RTF 316 - The Lucky Seven
October 12th, 1998 | View Post
Kevin Ludlow
Paper I – “The Lucky Seven”
RTF 316 – History of Radio and Television
Amanda Lotz
October 13, 1998

After viewing the NBC television history movie I reminded myself of the media’s “What’s Hot, What’s Not” routine. NBC, being a large news source, is able to manipulate the idea of agenda setting even when they are only reminiscing. They have also shown the world a variety of changes in media technology by displaying the show in a variety of television formats (black and white vs. color) and program formats as well (entertainment vs. news).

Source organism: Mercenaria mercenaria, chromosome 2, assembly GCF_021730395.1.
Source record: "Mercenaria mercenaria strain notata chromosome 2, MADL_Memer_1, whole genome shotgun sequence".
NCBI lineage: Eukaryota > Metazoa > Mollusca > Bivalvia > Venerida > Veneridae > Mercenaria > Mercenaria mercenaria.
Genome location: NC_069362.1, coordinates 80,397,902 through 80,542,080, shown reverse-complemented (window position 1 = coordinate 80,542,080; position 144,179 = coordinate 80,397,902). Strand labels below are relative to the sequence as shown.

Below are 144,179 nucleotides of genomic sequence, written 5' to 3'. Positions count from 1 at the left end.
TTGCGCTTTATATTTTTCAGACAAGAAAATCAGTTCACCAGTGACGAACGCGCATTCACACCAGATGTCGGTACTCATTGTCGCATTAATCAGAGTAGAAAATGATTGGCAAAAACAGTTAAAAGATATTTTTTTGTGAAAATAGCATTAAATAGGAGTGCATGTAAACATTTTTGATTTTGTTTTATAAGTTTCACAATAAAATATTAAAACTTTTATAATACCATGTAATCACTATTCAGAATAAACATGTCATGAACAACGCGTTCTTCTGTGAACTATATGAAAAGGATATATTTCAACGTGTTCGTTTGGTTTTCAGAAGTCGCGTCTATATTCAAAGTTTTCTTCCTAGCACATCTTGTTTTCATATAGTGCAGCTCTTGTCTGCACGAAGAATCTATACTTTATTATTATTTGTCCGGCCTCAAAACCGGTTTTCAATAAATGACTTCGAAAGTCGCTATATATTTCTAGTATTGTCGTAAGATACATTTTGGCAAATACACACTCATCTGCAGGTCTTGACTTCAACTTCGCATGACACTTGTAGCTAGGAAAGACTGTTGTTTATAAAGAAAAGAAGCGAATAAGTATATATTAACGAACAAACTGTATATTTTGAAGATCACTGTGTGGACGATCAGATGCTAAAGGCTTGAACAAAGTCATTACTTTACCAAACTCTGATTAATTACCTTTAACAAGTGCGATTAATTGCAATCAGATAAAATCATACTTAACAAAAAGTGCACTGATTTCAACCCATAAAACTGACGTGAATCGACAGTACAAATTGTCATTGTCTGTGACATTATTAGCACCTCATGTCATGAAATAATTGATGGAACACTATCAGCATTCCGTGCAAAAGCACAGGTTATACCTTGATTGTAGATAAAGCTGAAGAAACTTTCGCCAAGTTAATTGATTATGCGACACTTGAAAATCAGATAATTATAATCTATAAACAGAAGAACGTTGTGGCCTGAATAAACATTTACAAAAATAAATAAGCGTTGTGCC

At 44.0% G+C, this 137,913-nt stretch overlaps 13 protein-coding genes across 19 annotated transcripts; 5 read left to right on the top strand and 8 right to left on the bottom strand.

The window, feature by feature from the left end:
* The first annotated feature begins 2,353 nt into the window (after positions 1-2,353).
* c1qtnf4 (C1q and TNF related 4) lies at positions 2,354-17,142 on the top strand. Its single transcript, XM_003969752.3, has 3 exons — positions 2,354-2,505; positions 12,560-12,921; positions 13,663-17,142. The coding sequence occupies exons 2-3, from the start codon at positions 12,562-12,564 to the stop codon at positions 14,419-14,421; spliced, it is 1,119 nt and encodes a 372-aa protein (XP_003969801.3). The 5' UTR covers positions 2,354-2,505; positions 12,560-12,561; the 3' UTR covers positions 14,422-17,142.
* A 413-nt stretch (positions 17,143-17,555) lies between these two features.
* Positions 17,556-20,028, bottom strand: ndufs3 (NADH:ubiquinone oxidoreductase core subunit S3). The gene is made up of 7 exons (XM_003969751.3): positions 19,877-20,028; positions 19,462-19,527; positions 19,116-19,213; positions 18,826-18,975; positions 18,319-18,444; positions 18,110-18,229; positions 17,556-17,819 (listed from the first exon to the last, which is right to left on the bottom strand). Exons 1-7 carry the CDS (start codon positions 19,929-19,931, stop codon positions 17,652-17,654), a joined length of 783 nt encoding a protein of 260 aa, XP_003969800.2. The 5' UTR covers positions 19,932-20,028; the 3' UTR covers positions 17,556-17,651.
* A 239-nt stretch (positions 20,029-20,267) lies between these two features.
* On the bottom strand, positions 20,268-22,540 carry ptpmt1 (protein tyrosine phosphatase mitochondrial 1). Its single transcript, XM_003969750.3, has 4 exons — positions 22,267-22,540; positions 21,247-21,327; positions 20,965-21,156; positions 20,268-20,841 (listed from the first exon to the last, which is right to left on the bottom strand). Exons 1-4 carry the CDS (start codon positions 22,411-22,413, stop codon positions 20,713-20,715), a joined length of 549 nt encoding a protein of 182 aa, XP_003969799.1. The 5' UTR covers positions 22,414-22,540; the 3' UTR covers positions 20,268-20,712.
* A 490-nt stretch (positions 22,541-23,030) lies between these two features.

Having been the first real network in mass media, NBC shows a great deal of character by showing off a small portion of more popular shows that have been aired since the birth of television. They did not only show NBC run shows, but also those of cable stations and the other major networks, ABC, CBS, and even FOX. As they began their clip, NBC chose a “U2 sounding” drum and bass beat without words to introduce the viewer to the beginning of television, similar to “Where the Streets Have No Names”. Perhaps because at this point in time the television shows had no names, simply meaning that the viewers could not associate with them in the same fashion that we can today. Similarly, as the years progressed so did the vocal content, crying out that television shows finally had concrete names in people’s lives. The idea that we have advanced so quickly in mass media is an excellent parallel to the rapid speed of the program changes. Not only were the shows mixed quickly, they were also intermingled with news clips of the relevant time period as well. NBC did a very good job of displaying the decade to the viewer and allowing us to see what the programming quality of that time period was like. It was also very clear to see a push from black and white programming to color between the 1950’s and 1960’s decades.